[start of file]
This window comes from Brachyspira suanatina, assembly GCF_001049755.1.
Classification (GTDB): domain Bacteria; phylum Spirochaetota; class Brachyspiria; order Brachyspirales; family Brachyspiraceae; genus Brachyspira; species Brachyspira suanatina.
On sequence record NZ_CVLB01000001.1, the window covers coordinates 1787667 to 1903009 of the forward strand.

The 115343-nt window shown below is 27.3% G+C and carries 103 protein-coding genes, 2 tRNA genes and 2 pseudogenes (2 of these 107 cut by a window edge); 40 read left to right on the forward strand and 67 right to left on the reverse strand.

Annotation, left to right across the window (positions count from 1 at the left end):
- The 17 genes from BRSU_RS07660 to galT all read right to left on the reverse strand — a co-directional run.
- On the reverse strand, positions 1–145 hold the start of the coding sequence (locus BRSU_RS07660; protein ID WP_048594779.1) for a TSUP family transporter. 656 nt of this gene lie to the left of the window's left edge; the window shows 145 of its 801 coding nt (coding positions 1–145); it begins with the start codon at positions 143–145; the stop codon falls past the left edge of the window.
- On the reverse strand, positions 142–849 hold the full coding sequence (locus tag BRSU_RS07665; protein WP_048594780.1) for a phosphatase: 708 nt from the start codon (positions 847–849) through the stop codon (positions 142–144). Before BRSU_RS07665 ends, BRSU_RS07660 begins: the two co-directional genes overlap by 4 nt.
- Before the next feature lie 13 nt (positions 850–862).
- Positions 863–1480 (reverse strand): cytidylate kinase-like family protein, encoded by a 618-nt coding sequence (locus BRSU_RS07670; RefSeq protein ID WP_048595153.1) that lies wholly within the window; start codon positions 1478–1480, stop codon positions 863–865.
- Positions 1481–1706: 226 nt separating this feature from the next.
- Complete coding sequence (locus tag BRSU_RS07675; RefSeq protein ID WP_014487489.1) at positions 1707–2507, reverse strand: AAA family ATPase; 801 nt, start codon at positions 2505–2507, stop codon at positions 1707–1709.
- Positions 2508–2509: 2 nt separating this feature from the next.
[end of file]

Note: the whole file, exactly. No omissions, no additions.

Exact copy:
This window comes from Brachyspira suanatina, assembly GCF_001049755.1.
Classification (GTDB): domain Bacteria; phylum Spirochaetota; class Brachyspiria; order Brachyspirales; family Brachyspiraceae; genus Brachyspira; species Brachyspira suanatina.
On sequence record NZ_CVLB01000001.1, the window covers coordinates 1787667 to 1903009 of the forward strand.

The 115343-nt window shown below is 27.3% G+C and carries 103 protein-coding genes, 2 tRNA genes and 2 pseudogenes (2 of these 107 cut by a window edge); 40 read left to right on the forward strand and 67 right to left on the reverse strand.

Annotation, left to right across the window (positions count from 1 at the left end):
- The 17 genes from BRSU_RS07660 to galT all read right to left on the reverse strand — a co-directional run.
- On the reverse strand, positions 1–145 hold the start of the coding sequence (locus BRSU_RS07660; protein ID WP_048594779.1) for a TSUP family transporter. 656 nt of this gene lie to the left of the window's left edge; the window shows 145 of its 801 coding nt (coding positions 1–145); it begins with the start codon at positions 143–145; the stop codon falls past the left edge of the window.
- On the reverse strand, positions 142–849 hold the full coding sequence (locus tag BRSU_RS07665; protein WP_048594780.1) for a phosphatase: 708 nt from the start codon (positions 847–849) through the stop codon (positions 142–144). Before BRSU_RS07665 ends, BRSU_RS07660 begins: the two co-directional genes overlap by 4 nt.
- Before the next feature lie 13 nt (positions 850–862).
- Positions 863–1480 (reverse strand): cytidylate kinase-like family protein, encoded by a 618-nt coding sequence (locus BRSU_RS07670; RefSeq protein ID WP_048595153.1) that lies wholly within the window; start codon positions 1478–1480, stop codon positions 863–865.
- Positions 1481–1706: 226 nt separating this feature from the next.
- Complete coding sequence (locus tag BRSU_RS07675; RefSeq protein ID WP_014487489.1) at positions 1707–2507, reverse strand: AAA family ATPase; 801 nt, start codon at positions 2505–2507, stop codon at positions 1707–1709.
- Positions 2508–2509: 2 nt separating this feature from the next.